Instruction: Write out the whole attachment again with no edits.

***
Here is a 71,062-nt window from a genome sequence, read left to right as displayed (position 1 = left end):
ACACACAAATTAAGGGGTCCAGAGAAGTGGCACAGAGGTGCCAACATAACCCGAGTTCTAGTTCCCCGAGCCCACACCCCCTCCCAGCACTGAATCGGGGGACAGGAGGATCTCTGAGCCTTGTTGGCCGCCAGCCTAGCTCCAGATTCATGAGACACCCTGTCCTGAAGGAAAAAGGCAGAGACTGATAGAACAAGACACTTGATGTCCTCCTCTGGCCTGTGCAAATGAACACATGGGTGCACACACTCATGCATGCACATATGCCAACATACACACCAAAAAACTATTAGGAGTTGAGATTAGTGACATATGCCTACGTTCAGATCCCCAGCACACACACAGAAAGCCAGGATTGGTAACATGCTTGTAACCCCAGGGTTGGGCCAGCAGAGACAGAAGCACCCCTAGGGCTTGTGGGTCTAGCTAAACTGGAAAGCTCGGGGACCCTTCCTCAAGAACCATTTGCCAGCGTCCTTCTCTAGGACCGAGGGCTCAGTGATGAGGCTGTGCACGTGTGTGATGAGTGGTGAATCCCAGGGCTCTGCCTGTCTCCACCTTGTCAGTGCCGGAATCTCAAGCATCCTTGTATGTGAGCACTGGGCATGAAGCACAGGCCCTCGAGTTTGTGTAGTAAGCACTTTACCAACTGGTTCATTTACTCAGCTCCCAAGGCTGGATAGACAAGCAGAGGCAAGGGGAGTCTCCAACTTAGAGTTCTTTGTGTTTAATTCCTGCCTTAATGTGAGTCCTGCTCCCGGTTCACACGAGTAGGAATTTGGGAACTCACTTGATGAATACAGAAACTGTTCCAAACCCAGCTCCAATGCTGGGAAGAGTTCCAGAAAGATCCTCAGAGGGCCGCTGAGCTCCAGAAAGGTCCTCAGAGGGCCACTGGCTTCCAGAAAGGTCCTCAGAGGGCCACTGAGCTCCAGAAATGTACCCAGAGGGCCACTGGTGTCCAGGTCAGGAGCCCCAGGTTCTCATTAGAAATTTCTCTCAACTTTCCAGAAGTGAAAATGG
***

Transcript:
Here is a 71,062-nt window from a genome sequence, read left to right as displayed (position 1 = left end):
ACACACAAATTAAGGGGTCCAGAGAAGTGGCACAGAGGTGCCAACATAACCCGAGTTCTAGTTCCCCGAGCCCACACCCCCTCCCAGCACTGAATCGGGGGACAGGAGGATCTCTGAGCCTTGTTGGCCGCCAGCCTAGCTCCAGATTCATGAGACACCCTGTCCTGAAGGAAAAAGGCAGAGACTGATAGAACAAGACACTTGATGTCCTCCTCTGGCCTGTGCAAATGAACACATGGGTGCACACACTCATGCATGCACATATGCCAACATACACACCAAAAAACTATTAGGAGTTGAGATTAGTGACATATGCCTACGTTCAGATCCCCAGCACACACACAGAAAGCCAGGATTGGTAACATGCTTGTAACCCCAGGGTTGGGCCAGCAGAGACAGAAGCACCCCTAGGGCTTGTGGGTCTAGCTAAACTGGAAAGCTCGGGGACCCTTCCTCAAGAACCATTTGCCAGCGTCCTTCTCTAGGACCGAGGGCTCAGTGATGAGGCTGTGCACGTGTGTGATGAGTGGTGAATCCCAGGGCTCTGCCTGTCTCCACCTTGTCAGTGCCGGAATCTCAAGCATCCTTGTATGTGAGCACTGGGCATGAAGCACAGGCCCTCGAGTTTGTGTAGTAAGCACTTTACCAACTGGTTCATTTACTCAGCTCCCAAGGCTGGATAGACAAGCAGAGGCAAGGGGAGTCTCCAACTTAGAGTTCTTTGTGTTTAATTCCTGCCTTAATGTGAGTCCTGCTCCCGGTTCACACGAGTAGGAATTTGGGAACTCACTTGATGAATACAGAAACTGTTCCAAACCCAGCTCCAATGCTGGGAAGAGTTCCAGAAAGATCCTCAGAGGGCCGCTGAGCTCCAGAAAGGTCCTCAGAGGGCCACTGGCTTCCAGAAAGGTCCTCAGAGGGCCACTGAGCTCCAGAAATGTACCCAGAGGGCCACTGGTGTCCAGGTCAGGAGCCCCAGGTTCTCATTAGAAATTTCTCTCAACTTTCCAGAAGTGAAAATGG